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Master of Malt Blog

Tag: Dry January

New London Light – zero ABV with distinction

Inspired by the historical distinction of London Dry gin, Salcombe Distillery Company intends to set a benchmark for flavour in the alcohol-free sphere with the release of New London Light, its…

Inspired by the historical distinction of London Dry gin, Salcombe Distillery Company intends to set a benchmark for flavour in the alcohol-free sphere with the release of New London Light, its first non-alcoholic spirit. We spoke to co-founder and director Howard Davies to find out more about the bottling, the first in a series for the distillery…

The London Dry style rose to prominence in the 19th century as the gold standard for gin production. At a time when such spirits were produced “in rather dubious fashions of very varied quality,” says Davies, the designation guaranteed that the bottling hadn’t been doctored post-distillation. “London Dry was introduced to put some kind of assurance to the consumer about the quality of the gin they were consuming,” he says. The style set a standard for production that continues to this day.

While today’s alcohol-free producers certainly aren’t poisoning their customers, the fledgling category faces its own consistency challenges. Davies and the team sought to bring the London Dry ethos to the alcohol-free sector with the launch of their first 0% ABV bottling, New London Light. “In these early days of non-alcoholic spirits, there’s a mix of quality of product out there,” says Davies. Against this backdrop, New London Light intends to be “the benchmark of taste and flavour in the non-alcoholic spirits sector.”

Angus Lugsdin and Howard Davies, founders of Salcombe

The name ‘New London Light’ doesn’t only refer to the historic gin style. It’s also a nod to the coastal location of the distillery, which lies on the south-east coast of England in the town of Salcombe, Devon. “There’s a couple of other little ties,” says Davies. “Our distillery is by the sea, one of the only distilleries in the world you can reach by boat, and so our product names are often inspired by lighthouses.”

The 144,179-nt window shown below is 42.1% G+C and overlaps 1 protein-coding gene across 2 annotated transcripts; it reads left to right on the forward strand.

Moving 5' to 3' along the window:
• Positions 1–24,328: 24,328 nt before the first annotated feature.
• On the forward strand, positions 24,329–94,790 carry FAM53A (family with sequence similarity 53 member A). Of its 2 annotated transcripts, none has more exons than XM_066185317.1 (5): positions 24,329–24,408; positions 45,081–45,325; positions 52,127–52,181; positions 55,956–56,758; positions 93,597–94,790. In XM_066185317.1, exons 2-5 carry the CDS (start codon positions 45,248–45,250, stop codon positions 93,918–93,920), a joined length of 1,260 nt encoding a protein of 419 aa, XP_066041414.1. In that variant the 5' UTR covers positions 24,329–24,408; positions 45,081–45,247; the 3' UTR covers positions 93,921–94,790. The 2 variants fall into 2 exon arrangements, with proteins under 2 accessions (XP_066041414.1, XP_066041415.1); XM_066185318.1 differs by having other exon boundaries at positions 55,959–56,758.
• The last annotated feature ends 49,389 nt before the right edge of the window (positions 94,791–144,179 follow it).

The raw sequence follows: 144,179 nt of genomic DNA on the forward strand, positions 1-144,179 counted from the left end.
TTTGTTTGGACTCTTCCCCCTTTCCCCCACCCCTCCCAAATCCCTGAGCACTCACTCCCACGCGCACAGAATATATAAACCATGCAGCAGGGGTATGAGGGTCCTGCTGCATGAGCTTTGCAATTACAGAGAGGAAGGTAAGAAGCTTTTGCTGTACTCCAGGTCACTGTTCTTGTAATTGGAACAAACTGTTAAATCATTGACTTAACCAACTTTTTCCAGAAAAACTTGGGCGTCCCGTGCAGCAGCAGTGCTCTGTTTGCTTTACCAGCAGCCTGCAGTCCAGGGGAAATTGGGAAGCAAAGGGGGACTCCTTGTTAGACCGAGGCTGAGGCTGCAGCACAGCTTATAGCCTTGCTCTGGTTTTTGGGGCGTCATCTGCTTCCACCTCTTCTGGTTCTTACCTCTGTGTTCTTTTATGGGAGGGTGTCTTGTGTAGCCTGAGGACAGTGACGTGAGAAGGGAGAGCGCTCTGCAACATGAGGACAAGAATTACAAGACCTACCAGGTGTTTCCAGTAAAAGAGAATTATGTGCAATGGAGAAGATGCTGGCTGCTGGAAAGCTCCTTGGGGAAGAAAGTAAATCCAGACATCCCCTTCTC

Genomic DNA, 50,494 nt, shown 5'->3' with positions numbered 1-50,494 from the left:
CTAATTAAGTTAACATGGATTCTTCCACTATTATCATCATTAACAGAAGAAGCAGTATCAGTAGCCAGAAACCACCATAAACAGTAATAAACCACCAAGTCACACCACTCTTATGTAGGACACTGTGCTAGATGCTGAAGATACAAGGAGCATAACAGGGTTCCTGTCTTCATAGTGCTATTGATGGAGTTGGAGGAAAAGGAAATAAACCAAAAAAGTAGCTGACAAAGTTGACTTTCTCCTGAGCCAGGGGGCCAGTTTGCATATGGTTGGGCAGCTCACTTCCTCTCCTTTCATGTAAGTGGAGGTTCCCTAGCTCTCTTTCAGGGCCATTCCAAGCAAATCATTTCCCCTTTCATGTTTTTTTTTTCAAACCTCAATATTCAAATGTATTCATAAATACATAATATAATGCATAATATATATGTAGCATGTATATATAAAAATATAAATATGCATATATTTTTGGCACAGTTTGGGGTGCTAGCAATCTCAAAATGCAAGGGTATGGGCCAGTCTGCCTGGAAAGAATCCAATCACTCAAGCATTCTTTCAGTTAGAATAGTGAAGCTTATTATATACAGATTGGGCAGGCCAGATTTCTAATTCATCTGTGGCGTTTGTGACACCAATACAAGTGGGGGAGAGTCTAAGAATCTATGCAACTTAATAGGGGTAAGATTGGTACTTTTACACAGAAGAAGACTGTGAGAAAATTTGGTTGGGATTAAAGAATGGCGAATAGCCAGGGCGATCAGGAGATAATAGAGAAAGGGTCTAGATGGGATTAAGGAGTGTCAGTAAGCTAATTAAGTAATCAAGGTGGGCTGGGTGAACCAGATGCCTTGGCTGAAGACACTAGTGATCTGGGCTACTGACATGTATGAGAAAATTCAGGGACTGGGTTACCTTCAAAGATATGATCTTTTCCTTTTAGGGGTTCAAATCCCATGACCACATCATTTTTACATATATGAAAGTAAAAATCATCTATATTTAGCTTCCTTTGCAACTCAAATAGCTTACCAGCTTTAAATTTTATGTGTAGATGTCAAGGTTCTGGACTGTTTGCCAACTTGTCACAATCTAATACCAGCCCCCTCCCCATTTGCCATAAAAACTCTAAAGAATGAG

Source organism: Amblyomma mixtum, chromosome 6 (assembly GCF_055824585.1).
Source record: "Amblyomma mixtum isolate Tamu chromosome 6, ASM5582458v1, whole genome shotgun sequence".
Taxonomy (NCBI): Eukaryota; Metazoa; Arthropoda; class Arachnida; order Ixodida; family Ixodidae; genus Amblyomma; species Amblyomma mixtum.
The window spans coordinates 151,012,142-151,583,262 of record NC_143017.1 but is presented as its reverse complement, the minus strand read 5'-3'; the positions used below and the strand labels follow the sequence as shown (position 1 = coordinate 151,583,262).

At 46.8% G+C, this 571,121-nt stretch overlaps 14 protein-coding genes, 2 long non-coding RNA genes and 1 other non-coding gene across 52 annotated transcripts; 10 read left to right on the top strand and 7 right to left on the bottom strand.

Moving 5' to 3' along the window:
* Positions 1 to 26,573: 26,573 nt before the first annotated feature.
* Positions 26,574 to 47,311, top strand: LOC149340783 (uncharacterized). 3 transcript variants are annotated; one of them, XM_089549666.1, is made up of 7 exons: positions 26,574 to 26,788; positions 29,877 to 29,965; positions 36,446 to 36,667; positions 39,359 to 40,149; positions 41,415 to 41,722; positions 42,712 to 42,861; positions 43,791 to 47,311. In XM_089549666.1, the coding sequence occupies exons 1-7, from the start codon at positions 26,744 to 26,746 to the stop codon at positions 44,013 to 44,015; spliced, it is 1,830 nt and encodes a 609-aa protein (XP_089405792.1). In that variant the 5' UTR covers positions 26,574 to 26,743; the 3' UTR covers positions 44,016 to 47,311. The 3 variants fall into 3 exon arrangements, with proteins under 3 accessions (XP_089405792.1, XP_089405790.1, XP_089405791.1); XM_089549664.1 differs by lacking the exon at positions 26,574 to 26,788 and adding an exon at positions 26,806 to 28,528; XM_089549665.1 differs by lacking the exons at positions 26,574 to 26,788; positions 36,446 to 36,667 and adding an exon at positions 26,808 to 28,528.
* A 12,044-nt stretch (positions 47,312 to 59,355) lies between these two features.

There’s Start Point gin, named for a lighthouse on the coast of Devon, and Rosé Sainte Marie gin, named for a lighthouse in the Mediterranean. New London Light is a lighthouse, too – located on America’s east coast, in Long Island Sound. Incredibly, it was once a beacon for the crews of 19th century Salcombe Fruiters. Built in Salcombe and neighbouring Kingsbridge, these speedy Schooner sailing vessels were designed to transport perishable fruits, herbs and spices sourced from across the globe – including America – back to England’s ports.

Developed by master distiller Jason Nickels, New London Light is made using a two-step process. The first sees Macedonian juniper berries, ginger and habanero capsicum distilled to create a base spirit. “This initial distillation uses alcohol, but at a weaker strength than we would normally do it,” says Davies. Using alcohol at this stage of the process allows the team to capture a fuller flavour profile from the botanicals. “Often when you do a plain water distillation, the flavours don’t come through as much,” he adds.